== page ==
In 1930s St Louis, Missouri, housing laws ensured black people and white people lived in separate neighborhoods. Racial inequality was rife and the city as a whole, like the rest of the US, was suffering the effects of the Great Depression. The Wingfield family are no different – living in a tenement apartment, Amanda and her grown children, Tom and Laura, struggle to make ends meet. Stress, worry, and resentment drive wedges between them creating a tension stoked by Tennessee William’s exquisite language. In this production directed by Femi Elufowoju Jr, the Wingfields are black, so their dreams and aspirations are all the more devastatingly unreachable when contextualized by the segregation of the day.

There are moments and individual lines that particularly resonate with the Wingfields as a black family rather than a white one, particularly during scenes anticipating the visit from one of Tom’s (white) colleagues, who Amanda hopes will rescue her daughter from poverty, and his visit. His arrival leads to him exoticizing her as ‘different’, and when Amanda and Laura’s expectations are smashed, the two are left in tears by a white man. More broadly, this family is not just victims of capitalism, but of racism as well – no matter how much ambition they have, they cannot be treated as equal to white people.

Amanda Wingfield lives in the glory days of her youth in the Mississippi Delta, where gentleman callers, debutante balls and wealth were plentiful – her descriptions stand in stark contrast to the worn furnishings and bare brick wall of Rebecca Brower’s set. After the Civil War ended there were soon many black farmers in the region, but the state’s racist laws caused many to eventually lose their land and money – this history makes her current urban poverty all the more profound, as her disenfranchisement is likely down to more than her long-absent husband. Played by Lesley Ewen, she is a grand dame rendered both fabulous and ridiculous as she regales her children with the same old memories, and peacocks around their home in front of a visitor. Her ability to be simultaneously charming and pathetic evokes sympathy, wonder, and pity.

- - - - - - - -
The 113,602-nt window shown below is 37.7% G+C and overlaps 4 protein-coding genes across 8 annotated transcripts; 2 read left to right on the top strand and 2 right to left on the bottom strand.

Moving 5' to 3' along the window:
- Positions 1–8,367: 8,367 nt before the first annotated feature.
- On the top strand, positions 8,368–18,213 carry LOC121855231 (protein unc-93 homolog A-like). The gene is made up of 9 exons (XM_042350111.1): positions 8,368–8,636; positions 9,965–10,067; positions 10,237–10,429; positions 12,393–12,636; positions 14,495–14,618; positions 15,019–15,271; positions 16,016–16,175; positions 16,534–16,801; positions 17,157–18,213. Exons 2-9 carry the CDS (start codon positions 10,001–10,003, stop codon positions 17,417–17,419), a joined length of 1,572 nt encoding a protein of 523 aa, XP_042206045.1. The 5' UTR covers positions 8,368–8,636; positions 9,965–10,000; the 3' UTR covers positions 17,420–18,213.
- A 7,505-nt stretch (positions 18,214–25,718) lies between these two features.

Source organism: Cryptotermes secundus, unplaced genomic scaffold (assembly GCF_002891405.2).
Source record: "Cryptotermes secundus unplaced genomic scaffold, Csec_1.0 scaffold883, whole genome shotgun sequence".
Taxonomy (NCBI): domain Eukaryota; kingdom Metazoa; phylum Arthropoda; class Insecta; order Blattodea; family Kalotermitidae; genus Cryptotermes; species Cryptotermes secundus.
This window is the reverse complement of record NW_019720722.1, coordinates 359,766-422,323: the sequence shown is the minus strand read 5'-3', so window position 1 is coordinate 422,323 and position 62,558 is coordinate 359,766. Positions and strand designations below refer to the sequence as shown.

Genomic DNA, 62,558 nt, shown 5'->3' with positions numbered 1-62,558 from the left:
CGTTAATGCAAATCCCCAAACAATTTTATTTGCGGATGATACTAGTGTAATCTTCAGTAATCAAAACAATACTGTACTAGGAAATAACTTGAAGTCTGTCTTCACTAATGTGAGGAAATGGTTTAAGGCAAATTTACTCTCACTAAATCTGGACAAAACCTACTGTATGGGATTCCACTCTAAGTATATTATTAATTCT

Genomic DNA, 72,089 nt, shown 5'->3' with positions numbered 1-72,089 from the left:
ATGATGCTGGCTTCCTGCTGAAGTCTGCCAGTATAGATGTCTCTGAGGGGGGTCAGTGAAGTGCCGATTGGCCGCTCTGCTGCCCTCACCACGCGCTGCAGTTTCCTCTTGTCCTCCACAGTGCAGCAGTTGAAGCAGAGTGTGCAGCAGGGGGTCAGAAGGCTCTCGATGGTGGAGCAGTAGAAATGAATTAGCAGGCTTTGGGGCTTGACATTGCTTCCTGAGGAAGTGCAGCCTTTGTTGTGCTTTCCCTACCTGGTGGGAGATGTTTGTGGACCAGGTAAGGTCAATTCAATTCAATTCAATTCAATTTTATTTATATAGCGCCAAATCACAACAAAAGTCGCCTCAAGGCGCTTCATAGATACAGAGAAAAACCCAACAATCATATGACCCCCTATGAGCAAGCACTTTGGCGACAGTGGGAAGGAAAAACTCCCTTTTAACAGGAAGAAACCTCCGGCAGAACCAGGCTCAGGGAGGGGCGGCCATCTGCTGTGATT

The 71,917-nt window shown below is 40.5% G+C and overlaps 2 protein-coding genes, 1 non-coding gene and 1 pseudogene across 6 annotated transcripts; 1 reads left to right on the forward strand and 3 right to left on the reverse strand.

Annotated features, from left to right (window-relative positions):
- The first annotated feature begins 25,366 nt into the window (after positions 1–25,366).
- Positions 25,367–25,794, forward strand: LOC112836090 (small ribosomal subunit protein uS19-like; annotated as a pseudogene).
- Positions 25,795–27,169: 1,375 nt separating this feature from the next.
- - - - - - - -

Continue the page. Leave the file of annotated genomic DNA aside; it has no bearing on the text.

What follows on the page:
Michael Abubakar is a splendid Tom. The tortured artist is a furious bird much too big for his cage and with ambition as vast as the skies, but he is also charming and vulnerable. The dual care and frustration that he carries for his family are undoubtedly relatable, and any creative – bar the most wildly wealthy and successful – will feel his pain of responsibility for the rent and bills.

As brash as Abubakar is as Tom, Naima Swaleh as Laura is delicate. She is also bird-like, but rather than an eagle, she is a hummingbird. She slowly flits around their confined flat, freezing or darting off the moment anxiety hits. In combination with the rest of her family, she is perhaps the most confined – but by her own mind more so than the circumstances around her. Her performance provides excellent balance to the others. 

Though more plays by black writers are sorely needed on British stages, this revival of an American classic is given new, unfamiliar, and achingly resonant life with its kitchen-sink drama set in the home of a black family. Today’s racism and economic precarity are also recognizable and serve as a warning to save ourselves before it is too late.

This article was originally published in The Play’s The Thing  on May 30, 2019, and has been republished with permission.

This post was written by the author in their personal capacity.The opinions expressed in this article are the author’s own and do not reflect the view of The Theatre Times, their staff or collaborators.

This post was written by Laura Kressly.

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